25 Years Of Buy To Let: What Does The Future Have In Store?
Did you know that Buy To Let turned 25 in September 2021? The first buy-to-let mortgage was launched on 24th September 1996. In the last 25 years, buy-to-let mortgages have soared across the UK. Now, there are 3,031 mortgage deals available exclusively for landlords and over 2.65 million landlords in the UK.
Has Buy To Let Peaked?
This year has been a challenge for the rental market. This has led many experts to believe that the buy-to-let market has already peaked. The year of challenges include:
- Pandemic and renters unable to pay rent
- Ban on tenant evictions
- Tax clampdowns on landlords
However, landlords have also seen benefits during 2021. For some landlords, they have pivoted to potentially more lucrative short-term lets. This is through sites such as Airbnb, which has boomed during a ‘staycation’ year.
Some landlords have been able to increase their rental prices due to a shortfall in supply coupled with a high demand for rental properties in certain areas.
The Four Stages Of The Buy To Let Market
1. Rapid Growth
The buy-to-let market began 25 years ago and saw rapid growth. By 2000, the market really took off, with lenders offer a range of solutions to help landlords make smart choices with their capital. In seven years, between 2000 and 2007, the sector grew from £3.9 billion to £45.7 billion. The number of mortgages between this time period grew from 48,400 to 346,000.
2. Financial Crisis
The financial crisis of 2007 had a significant impact on the buy-to-let market, with many lenders disappearing or being absorbed by other financial services. Many mortgage providers were unable to lend and struggled to access funding. Consequently, lending dropped from £45.7 billion in 2007 to £8.6 billion by 2009. The number of loans fell to just 49,400 by 2010.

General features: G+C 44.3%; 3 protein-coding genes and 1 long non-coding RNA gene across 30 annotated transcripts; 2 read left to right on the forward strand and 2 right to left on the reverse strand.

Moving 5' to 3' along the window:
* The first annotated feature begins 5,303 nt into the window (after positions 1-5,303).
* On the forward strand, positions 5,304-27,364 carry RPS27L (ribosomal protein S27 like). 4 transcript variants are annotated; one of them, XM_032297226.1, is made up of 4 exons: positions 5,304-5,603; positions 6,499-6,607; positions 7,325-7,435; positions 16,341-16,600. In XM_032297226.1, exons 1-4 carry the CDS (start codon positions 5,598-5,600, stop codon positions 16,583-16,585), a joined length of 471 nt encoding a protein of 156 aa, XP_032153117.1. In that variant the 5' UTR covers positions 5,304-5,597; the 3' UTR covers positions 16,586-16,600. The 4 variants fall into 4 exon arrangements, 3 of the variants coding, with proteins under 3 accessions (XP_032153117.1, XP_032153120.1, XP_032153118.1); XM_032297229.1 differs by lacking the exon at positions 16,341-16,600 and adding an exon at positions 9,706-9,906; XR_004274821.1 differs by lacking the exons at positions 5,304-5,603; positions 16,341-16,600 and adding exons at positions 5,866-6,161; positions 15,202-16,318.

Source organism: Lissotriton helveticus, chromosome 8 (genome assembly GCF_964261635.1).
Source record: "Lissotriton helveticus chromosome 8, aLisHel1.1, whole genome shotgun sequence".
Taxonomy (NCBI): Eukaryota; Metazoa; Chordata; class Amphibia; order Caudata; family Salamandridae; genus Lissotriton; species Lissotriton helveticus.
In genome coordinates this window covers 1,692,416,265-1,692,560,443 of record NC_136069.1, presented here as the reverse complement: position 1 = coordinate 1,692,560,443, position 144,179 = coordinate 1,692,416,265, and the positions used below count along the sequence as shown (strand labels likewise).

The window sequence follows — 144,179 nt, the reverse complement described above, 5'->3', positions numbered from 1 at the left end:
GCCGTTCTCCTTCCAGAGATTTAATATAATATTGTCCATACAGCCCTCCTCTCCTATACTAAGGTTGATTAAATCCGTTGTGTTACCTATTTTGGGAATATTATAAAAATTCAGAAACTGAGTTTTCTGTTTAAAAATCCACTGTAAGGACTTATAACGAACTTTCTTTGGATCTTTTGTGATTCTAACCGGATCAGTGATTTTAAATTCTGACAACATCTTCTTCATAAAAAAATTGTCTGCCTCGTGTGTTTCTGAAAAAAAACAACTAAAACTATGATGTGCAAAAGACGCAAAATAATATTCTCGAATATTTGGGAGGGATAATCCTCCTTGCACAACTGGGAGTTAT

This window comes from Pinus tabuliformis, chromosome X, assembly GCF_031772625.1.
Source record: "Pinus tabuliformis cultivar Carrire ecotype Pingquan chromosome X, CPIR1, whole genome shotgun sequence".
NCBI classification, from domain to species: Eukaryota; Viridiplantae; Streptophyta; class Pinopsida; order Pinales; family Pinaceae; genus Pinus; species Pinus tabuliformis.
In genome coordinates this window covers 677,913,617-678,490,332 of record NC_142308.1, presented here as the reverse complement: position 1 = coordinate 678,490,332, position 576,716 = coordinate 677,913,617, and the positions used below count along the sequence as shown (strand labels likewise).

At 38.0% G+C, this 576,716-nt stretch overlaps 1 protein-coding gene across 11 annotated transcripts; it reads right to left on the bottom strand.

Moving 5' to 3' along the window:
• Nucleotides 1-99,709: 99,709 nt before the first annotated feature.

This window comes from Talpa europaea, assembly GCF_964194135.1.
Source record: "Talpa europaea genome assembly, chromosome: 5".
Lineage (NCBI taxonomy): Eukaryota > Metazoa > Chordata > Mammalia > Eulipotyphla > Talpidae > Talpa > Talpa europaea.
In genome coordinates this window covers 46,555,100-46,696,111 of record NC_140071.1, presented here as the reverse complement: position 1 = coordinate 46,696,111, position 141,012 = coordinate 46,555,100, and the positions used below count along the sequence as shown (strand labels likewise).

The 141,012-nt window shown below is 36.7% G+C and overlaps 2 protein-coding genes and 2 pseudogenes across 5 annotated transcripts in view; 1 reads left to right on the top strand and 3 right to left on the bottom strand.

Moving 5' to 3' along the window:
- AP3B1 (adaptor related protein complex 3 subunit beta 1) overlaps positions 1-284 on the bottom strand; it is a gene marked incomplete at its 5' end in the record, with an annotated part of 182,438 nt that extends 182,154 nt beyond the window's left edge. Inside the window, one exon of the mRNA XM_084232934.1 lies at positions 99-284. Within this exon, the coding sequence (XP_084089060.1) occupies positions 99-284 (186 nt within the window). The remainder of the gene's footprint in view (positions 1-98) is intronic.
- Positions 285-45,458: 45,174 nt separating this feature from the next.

3. Recovery Period
In 2010, the buy-to-let market began to recover. However, lenders were certainly more cautious. Lending rose from £9.6 billion in 2010 to £37.9 billion in 2015. Some investors during this time were able to capitalise on lower house prices. However, the lack of mortgage options meant it was a real struggle for most prospective landlords.
4. Increasing Regulation
Following on from recovery, there was growing concern that first-time buyers were unable to compete against landlords. As a result, the government began to increase the measures to curb landlord purchases. The measures included a 3% stamp duty surcharge as well as the end of mortgage tax relief. Portfolio landlords and HMO landlords began to face stricter underwriting rules as well as additional taxation.
By 2018, the number of loans reduced from 117,500 in 2015 to 73,400 in 2018. Adding in the issues we’ve seen in the last two years makes an interesting future ahead for the rental market.
Already, landlords know that the future of renting requires increasing the energy efficiency of properties through the new EPC regulations. Currently, over half of the rental properties fall below the C rating, which means there may be costly work ahead for landlords to increase the energy efficiency of their property before the regulations come into force.